So the Layers of Leaside tableau display, which describes and illustrates the community’s rich cultural history and built heritage through maps, images and text, was on display at the Leaside Library for an all-too-brief six days during the last week of April. Over 400 signatures in the guest book, many positive comments, and visitors that must have numbered several times that, attest to an extremely well received exhibit.
The library must be pleased. They were hopping all week.
So what now? We hope to have the panels exhibited at other venues in Toronto over the next year but in the meantime Hal Spradling of All Canadian Self-Storage has kindly provided a “home base” for the panels.
We will also look into whether a permanent home for the exhibit can be provided at the new enlarged Leaside arena when it reopens in the fall. Also the content of the panels will be uploaded to the Leaside100 web site.
But there was more on display than the Layers of Leaside panels. Community members contributed many creations, artifacts, and pictures.
A special hit with visitors were the three special maps of Leaside by local historian John Naulls: a map showing the historical development of Leaside from 1913 to 1934, a map compiling all of Frederick Todd’s plans of subdivision from 1913, and a drainage map showing the so-called ”lost rivers” of Leaside.
In addition, John Naulls also contributed interesting artifacts such as a World War 1 shell, a switch used by the railways to signal the safe changing of tracks, and a scale model he had made of Brian Peck’s two-seater biplane – a Curtiss JN4.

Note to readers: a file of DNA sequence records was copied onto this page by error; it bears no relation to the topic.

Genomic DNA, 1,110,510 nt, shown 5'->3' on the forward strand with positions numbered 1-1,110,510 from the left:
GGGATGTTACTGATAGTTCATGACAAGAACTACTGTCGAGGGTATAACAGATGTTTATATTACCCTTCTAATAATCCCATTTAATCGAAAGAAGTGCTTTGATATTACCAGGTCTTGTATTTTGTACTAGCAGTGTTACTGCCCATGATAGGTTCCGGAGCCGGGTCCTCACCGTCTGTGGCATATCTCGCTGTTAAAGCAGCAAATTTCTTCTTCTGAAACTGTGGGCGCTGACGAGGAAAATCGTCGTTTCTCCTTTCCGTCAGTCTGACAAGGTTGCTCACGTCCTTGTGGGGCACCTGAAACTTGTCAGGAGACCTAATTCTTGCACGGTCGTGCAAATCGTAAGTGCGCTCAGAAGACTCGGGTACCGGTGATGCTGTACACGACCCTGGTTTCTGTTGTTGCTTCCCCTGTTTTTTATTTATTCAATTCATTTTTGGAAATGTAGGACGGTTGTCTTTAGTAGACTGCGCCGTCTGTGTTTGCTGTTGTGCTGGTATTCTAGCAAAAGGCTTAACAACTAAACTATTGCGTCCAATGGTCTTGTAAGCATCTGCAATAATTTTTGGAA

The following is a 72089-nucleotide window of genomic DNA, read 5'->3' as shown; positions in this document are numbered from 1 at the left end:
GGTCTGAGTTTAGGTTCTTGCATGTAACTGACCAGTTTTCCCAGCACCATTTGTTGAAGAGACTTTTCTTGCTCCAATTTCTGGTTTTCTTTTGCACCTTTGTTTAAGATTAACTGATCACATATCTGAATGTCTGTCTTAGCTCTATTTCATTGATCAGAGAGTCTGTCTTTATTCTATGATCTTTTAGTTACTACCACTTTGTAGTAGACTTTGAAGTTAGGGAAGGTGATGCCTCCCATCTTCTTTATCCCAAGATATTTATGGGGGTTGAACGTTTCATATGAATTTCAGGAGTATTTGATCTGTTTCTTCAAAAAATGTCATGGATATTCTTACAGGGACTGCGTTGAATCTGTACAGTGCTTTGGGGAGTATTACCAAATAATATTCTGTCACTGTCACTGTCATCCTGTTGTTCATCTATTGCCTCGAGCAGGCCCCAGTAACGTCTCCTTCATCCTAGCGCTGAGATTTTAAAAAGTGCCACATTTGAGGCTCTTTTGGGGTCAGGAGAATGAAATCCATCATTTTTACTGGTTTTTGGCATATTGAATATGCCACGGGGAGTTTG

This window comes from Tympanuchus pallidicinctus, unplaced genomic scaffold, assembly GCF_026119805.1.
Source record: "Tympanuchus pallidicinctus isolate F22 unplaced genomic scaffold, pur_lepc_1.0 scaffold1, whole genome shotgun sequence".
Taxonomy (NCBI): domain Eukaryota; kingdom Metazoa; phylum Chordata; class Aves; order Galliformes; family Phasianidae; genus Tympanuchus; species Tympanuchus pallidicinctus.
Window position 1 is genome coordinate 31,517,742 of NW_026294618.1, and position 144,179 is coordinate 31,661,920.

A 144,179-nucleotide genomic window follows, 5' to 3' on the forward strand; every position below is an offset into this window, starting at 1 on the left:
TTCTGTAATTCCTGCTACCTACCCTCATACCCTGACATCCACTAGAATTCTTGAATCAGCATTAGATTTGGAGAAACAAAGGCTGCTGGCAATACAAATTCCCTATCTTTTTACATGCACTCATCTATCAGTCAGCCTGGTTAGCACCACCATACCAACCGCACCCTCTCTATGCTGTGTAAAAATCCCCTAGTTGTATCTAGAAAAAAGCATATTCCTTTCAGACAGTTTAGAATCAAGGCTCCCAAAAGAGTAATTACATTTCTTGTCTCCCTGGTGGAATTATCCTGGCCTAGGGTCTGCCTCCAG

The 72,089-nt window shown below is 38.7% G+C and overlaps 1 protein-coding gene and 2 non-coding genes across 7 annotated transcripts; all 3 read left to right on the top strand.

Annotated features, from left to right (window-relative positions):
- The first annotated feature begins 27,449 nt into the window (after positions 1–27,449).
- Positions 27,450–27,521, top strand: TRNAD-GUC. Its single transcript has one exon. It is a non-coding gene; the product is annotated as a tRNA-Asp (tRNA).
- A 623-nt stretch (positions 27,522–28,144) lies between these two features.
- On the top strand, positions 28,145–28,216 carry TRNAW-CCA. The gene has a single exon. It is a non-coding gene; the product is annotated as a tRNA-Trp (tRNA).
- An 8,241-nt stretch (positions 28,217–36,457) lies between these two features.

As the week went on, the displays grew as community members brought in additional items. For example, the daughter of R.V. Burgess, clerk of the former Town of Leaside, for whom the park in the centre of Thorncliffe Park is named, brought in pictures of her father and the town councils he served.
One of the learnings from the archival exhibit is the importance of archival images to describing and understanding the evolution of Leaside as a “place”.
Many of the images utilized were digital pictures and photographs from the Special Collections Department of Toronto Reference Library. Barbara Myrvold, Service Specialist, Local History with the Toronto Public Library, has noted that a majority of the images were created in the 1940s and 1950s by James Victor Salmon (1911-1958), a gifted amateur photographer who lived in Leaside for part of that time.
His images of buildings, streetscapes and events are an invaluable record of the town’s mature phase of development after the World War II (Layer IV). Going forward, a worthwhile project would be to document the buildings and streetscapes of Leaside today.
Our grandchildren may thank us when in 2063 they celebrate 150 years since the incorporation of the town of Leaside!